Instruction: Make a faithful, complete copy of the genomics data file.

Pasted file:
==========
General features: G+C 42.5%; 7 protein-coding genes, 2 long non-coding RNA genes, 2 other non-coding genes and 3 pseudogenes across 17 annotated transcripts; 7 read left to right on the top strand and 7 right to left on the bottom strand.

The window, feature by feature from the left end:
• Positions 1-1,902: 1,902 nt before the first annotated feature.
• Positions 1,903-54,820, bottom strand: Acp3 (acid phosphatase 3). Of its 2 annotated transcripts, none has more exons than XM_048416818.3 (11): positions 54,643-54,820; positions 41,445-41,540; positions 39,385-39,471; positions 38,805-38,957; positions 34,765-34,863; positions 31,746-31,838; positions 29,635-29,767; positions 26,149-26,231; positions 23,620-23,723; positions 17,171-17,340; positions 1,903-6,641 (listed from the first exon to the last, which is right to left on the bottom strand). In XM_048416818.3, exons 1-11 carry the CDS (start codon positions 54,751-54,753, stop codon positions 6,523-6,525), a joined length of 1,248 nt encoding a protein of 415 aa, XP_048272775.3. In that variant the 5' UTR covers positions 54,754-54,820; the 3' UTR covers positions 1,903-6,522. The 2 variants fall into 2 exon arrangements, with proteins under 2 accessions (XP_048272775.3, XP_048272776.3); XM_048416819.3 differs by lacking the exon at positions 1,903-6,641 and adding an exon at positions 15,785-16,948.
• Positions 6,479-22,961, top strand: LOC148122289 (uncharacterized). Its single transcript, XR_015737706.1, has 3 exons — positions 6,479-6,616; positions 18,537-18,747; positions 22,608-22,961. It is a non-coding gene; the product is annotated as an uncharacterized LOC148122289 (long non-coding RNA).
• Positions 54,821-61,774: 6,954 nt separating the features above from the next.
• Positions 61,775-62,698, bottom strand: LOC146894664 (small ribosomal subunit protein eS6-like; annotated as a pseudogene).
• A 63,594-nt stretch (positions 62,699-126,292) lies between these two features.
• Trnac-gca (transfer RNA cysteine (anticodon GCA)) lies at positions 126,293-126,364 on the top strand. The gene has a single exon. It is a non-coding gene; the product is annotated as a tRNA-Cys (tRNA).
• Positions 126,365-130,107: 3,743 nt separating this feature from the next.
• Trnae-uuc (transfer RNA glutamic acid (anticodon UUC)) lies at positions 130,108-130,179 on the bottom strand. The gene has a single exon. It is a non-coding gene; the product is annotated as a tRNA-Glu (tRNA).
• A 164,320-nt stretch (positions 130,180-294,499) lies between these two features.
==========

General features: G+C 42.5%; 7 protein-coding genes, 2 long non-coding RNA genes, 2 other non-coding genes and 3 pseudogenes across 17 annotated transcripts; 7 read left to right on the top strand and 7 right to left on the bottom strand.

The window, feature by feature from the left end:
• Positions 1-1,902: 1,902 nt before the first annotated feature.
• Positions 1,903-54,820, bottom strand: Acp3 (acid phosphatase 3). Of its 2 annotated transcripts, none has more exons than XM_048416818.3 (11): positions 54,643-54,820; positions 41,445-41,540; positions 39,385-39,471; positions 38,805-38,957; positions 34,765-34,863; positions 31,746-31,838; positions 29,635-29,767; positions 26,149-26,231; positions 23,620-23,723; positions 17,171-17,340; positions 1,903-6,641 (listed from the first exon to the last, which is right to left on the bottom strand). In XM_048416818.3, exons 1-11 carry the CDS (start codon positions 54,751-54,753, stop codon positions 6,523-6,525), a joined length of 1,248 nt encoding a protein of 415 aa, XP_048272775.3. In that variant the 5' UTR covers positions 54,754-54,820; the 3' UTR covers positions 1,903-6,522. The 2 variants fall into 2 exon arrangements, with proteins under 2 accessions (XP_048272775.3, XP_048272776.3); XM_048416819.3 differs by lacking the exon at positions 1,903-6,641 and adding an exon at positions 15,785-16,948.
• Positions 6,479-22,961, top strand: LOC148122289 (uncharacterized). Its single transcript, XR_015737706.1, has 3 exons — positions 6,479-6,616; positions 18,537-18,747; positions 22,608-22,961. It is a non-coding gene; the product is annotated as an uncharacterized LOC148122289 (long non-coding RNA).
• Positions 54,821-61,774: 6,954 nt separating the features above from the next.
• Positions 61,775-62,698, bottom strand: LOC146894664 (small ribosomal subunit protein eS6-like; annotated as a pseudogene).
• A 63,594-nt stretch (positions 62,699-126,292) lies between these two features.
• Trnac-gca (transfer RNA cysteine (anticodon GCA)) lies at positions 126,293-126,364 on the top strand. The gene has a single exon. It is a non-coding gene; the product is annotated as a tRNA-Cys (tRNA).
• Positions 126,365-130,107: 3,743 nt separating this feature from the next.
• Trnae-uuc (transfer RNA glutamic acid (anticodon UUC)) lies at positions 130,108-130,179 on the bottom strand. The gene has a single exon. It is a non-coding gene; the product is annotated as a tRNA-Glu (tRNA).
• A 164,320-nt stretch (positions 130,180-294,499) lies between these two features.